The Capstone projects solve problems, for sure, but also may save lives; projects such as the Smart Esophageal Balloon Dialator, Bio-Printing Breast Tissue for PostMastectomy Reconstructive Surgery and Altering Medical Device Surfaces to Impact Fluid Dynamics are good examples of this. Overseeing many of these endeavors is “Professor of the Practice” Dustin Rand, who serves as the faculty mentor for the Department of Mechanical Engineering and the Department of Electrical Engineering; “Professor of the Practice” John Lens holds the same role for the Department of Civil and Environmental Engineering, whose projects involve bridge rehabilitation, a U.S. Department of Energy Race to Zero Design Competition and the Georgia Public Library ADA Improvements Design, among others.

What’s easily perceptible about the event is the cool, collected energy that seems to have come from great minds thinking alike—and thinking differently. The graphics and the gimmicks give way to the students and their community partners telling the story, which has come to an end, but also a new beginning.

“Tonight is the final show for us,” says Mastow, before leaving his post to accept the American Society of Mechanical Engineers (ASME) Award, given “for meritorious work” in the student ASME chapter; he fistbumps teammate Pete Hoops as he steps aside. “Tipsy goes back to Burton, so it’s a bit of a goodbye.”

One week later student teams are presenting to faculty and partners for final grading. Summer’s promise of jobs and other endeavors is palpable in Kalkin 003 and 004, which has seen a full day of Capstone Final Presentations for UVM's Civil and Environmental Engineering Department. 

Carter ’18 is here, as are others from the Manchester Richville Road Flood Hazard Mitigation Design team, which worked closely with the town of Manchester to bring the mother of invention to Mother Nature. “Vermonters have a long history of trying to get rivers to do what we what them to do,” explains Manchester Town Manager John O’Keefe. “Rivers are not very good listeners, and during Irene, we found that water is such a powerful force that it does whatever it wants to do—floods, smashes trees.”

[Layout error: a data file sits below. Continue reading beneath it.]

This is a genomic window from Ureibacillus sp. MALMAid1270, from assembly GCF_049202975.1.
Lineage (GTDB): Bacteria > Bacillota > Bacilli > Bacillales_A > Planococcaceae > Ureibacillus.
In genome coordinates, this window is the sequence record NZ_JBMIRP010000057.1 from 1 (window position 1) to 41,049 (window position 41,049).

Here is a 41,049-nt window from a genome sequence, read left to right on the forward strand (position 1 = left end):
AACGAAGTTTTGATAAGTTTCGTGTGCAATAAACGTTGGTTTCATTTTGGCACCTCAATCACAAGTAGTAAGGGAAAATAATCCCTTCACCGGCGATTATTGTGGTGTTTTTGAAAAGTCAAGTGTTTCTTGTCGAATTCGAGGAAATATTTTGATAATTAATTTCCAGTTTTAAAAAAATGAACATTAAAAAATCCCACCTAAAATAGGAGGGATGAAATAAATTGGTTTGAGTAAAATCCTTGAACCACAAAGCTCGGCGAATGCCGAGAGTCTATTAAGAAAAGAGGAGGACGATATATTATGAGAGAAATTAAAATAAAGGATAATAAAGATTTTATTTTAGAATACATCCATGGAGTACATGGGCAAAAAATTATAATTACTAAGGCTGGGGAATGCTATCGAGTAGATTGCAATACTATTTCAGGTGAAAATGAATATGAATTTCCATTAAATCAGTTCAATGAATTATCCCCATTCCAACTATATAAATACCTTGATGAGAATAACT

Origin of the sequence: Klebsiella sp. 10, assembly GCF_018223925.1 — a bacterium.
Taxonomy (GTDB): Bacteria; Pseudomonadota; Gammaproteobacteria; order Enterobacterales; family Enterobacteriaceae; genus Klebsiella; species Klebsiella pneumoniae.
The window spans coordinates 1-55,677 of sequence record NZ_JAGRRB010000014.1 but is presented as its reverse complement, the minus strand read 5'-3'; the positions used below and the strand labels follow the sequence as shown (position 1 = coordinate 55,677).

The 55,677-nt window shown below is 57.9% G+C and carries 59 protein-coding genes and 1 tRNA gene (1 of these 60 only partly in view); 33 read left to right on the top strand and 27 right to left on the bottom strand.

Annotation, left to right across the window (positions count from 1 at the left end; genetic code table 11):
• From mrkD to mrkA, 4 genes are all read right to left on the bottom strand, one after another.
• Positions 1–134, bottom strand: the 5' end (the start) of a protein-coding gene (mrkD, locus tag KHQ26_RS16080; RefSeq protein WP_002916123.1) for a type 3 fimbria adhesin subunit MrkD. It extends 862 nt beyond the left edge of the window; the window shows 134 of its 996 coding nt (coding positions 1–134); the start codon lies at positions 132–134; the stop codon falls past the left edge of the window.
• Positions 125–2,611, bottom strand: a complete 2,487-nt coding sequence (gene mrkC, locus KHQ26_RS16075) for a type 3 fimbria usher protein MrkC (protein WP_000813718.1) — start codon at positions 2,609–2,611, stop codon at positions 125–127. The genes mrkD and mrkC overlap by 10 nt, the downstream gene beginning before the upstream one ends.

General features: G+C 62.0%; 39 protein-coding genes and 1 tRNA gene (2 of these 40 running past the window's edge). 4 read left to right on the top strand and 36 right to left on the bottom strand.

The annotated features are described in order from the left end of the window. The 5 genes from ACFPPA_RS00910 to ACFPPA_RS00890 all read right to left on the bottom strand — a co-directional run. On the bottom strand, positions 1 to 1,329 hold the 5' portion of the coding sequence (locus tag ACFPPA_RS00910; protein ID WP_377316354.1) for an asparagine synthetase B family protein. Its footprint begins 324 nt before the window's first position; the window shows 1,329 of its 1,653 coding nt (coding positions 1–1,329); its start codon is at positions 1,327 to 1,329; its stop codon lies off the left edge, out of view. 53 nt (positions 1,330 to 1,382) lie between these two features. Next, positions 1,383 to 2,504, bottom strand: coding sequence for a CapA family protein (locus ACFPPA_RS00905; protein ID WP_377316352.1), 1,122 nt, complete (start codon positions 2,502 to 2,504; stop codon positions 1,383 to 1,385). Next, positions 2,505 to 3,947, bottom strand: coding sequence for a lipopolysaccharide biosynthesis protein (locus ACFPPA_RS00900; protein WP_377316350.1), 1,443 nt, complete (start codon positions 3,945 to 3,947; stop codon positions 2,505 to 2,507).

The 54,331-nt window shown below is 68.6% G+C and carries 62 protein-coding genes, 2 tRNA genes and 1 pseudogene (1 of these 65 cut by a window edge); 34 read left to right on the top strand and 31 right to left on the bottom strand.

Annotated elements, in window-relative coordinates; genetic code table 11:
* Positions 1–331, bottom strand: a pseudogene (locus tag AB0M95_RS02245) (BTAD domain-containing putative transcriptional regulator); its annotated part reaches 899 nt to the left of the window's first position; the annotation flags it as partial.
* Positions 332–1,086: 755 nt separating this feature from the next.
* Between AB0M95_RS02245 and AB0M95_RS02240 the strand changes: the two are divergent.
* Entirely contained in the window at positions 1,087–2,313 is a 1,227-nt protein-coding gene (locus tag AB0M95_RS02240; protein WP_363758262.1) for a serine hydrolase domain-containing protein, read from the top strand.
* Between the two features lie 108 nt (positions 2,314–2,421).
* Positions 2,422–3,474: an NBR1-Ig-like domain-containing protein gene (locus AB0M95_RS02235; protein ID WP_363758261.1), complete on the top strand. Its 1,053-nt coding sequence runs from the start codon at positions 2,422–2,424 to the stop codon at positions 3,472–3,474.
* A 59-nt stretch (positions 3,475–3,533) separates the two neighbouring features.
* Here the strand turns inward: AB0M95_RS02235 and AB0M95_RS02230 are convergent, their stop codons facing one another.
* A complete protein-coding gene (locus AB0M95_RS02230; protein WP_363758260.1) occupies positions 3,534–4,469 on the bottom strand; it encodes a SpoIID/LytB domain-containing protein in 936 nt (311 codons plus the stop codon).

O’Keefe refers to the famous damage wrought by the remains of Hurricane Irene in the Green Mountain State in late August 2011. Six years later, southern Vermont is still seeking a way to let rivers run their course without ruining lives, and as Lens explains, Capstone was key. “The project was brought to us by Michael Batcher of the Bennington Regional Planning Commission,” he says, “who connected the need to resolve a flooding problem with our students’ Capstone opportunity.”

Vermont Stream Alterations Engineer Joshua Carvajal worked closely with Team 35, meeting every few months to discuss the progress of tasks pertaining to recommendations on Richville Road. “After the initial meeting with the students, both Michael and I expected lots of follow-up questions and handholding to work through each of the tasks,” he says. “But the students were very independent. It was very satisfying to watch the students learn about real-world issues and work toward providing potential solutions to problems.”

The group dynamics were interesting, adds Carvajal, explaining that teammates Carter and Carli Shroyer, Yifan Li and Xuguang Shen shared responsibilities and played different roles. “Too many leaders on a project often complicates the end goal, so everything worked out fine,” says Carvajal. “The days spent surveying Richville Road was the entertaining part, since people’s personalities really come out during field work. They were long and often cold days but the group kept up their spirits with a bit of good-natured ribbing.” 

And that good nature, in the end, did help appease Mother Nature, or at least the officials doing their best to calm her down with rational designs. “Everybody here was really impressed with the focus of the students and the caliber and their engineering skills,” says O’Keefe. “Any town thinking about doing a Capstone project with UVM I would definitely recommend.”

Momentum is already underway for such projects. Burton’s Doyle says with a laugh that as soon as Tipsy was under his wing, Professor Rand was in touch about Capstone ideas for 2017-2018. Doyle says, “I look forward to working with some rock stars again.” 


Sarah Tuff Dunn